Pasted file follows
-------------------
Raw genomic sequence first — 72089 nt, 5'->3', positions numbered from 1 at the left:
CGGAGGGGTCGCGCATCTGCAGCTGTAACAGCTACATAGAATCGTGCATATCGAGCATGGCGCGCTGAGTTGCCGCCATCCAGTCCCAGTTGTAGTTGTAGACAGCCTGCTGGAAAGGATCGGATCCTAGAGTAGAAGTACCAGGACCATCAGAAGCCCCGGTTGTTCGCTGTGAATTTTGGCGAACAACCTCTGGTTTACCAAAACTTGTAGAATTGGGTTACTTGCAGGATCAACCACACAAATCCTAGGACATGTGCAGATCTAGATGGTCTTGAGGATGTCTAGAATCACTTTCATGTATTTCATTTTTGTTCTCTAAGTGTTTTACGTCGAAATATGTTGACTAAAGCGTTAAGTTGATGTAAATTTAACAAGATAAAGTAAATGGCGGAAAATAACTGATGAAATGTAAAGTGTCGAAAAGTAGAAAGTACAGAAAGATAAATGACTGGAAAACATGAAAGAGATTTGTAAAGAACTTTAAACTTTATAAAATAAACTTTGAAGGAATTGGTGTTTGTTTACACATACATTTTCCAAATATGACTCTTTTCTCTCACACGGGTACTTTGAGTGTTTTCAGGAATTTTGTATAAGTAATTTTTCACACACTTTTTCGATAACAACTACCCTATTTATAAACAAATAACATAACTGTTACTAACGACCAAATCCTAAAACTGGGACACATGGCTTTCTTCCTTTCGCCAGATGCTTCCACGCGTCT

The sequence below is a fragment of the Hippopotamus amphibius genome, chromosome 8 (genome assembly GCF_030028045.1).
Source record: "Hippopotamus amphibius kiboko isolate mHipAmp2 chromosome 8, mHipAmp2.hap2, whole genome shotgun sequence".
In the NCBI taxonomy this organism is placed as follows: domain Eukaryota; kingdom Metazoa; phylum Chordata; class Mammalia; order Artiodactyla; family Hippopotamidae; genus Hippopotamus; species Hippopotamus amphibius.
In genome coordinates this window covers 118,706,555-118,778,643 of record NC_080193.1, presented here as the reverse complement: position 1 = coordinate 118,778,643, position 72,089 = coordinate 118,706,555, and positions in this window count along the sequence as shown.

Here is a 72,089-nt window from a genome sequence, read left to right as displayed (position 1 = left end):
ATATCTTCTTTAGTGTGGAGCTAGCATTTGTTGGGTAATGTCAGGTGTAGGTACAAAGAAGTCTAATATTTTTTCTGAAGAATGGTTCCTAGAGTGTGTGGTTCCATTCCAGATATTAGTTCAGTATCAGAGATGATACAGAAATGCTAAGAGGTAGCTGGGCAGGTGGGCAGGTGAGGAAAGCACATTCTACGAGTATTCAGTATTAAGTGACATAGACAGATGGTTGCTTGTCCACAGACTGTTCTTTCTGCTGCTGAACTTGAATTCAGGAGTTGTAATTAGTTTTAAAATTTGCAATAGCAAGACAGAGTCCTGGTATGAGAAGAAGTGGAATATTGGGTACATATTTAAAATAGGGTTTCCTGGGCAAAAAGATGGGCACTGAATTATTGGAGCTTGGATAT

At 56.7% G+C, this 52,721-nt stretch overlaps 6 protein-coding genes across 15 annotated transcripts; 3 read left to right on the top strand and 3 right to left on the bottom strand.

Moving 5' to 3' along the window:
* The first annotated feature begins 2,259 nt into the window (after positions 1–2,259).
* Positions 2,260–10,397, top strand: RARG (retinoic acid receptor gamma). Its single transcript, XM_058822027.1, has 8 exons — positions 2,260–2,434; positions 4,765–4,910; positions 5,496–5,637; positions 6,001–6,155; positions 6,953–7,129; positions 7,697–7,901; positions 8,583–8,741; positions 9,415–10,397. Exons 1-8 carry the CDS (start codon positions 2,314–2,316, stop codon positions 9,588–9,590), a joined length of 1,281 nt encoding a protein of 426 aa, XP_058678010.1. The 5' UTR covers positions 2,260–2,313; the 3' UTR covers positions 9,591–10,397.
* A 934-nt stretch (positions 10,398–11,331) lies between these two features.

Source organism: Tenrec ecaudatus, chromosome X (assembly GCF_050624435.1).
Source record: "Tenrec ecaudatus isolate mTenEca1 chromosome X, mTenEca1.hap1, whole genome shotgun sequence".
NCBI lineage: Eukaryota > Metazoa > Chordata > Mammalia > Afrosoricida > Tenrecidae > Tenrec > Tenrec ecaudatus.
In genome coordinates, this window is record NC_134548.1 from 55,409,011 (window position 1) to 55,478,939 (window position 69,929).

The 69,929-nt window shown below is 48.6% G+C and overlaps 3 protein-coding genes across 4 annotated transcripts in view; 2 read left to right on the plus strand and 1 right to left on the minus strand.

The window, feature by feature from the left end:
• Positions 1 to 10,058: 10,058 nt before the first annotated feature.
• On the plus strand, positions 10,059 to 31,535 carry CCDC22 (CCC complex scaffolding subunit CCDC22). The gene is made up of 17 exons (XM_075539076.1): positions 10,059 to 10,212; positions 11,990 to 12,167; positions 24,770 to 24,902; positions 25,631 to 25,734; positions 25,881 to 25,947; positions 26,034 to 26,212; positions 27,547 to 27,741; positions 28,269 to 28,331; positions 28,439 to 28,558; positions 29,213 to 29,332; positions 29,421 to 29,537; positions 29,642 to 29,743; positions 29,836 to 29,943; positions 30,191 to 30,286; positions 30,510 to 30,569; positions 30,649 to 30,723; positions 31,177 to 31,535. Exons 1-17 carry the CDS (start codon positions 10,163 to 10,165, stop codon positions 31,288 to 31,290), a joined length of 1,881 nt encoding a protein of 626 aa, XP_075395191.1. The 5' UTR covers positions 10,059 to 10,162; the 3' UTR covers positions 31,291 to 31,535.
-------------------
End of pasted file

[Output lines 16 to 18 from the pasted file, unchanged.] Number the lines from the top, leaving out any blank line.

NCBI lineage: Eukaryota > Metazoa > Chordata > Mammalia > Afrosoricida > Tenrecidae > Tenrec > Tenrec ecaudatus.
In genome coordinates, this window is record NC_134548.1 from 55,409,011 (window position 1) to 55,478,939 (window position 69,929).

The 69,929-nt window shown below is 48.6% G+C and overlaps 3 protein-coding genes across 4 annotated transcripts in view; 2 read left to right on the plus strand and 1 right to left on the minus strand.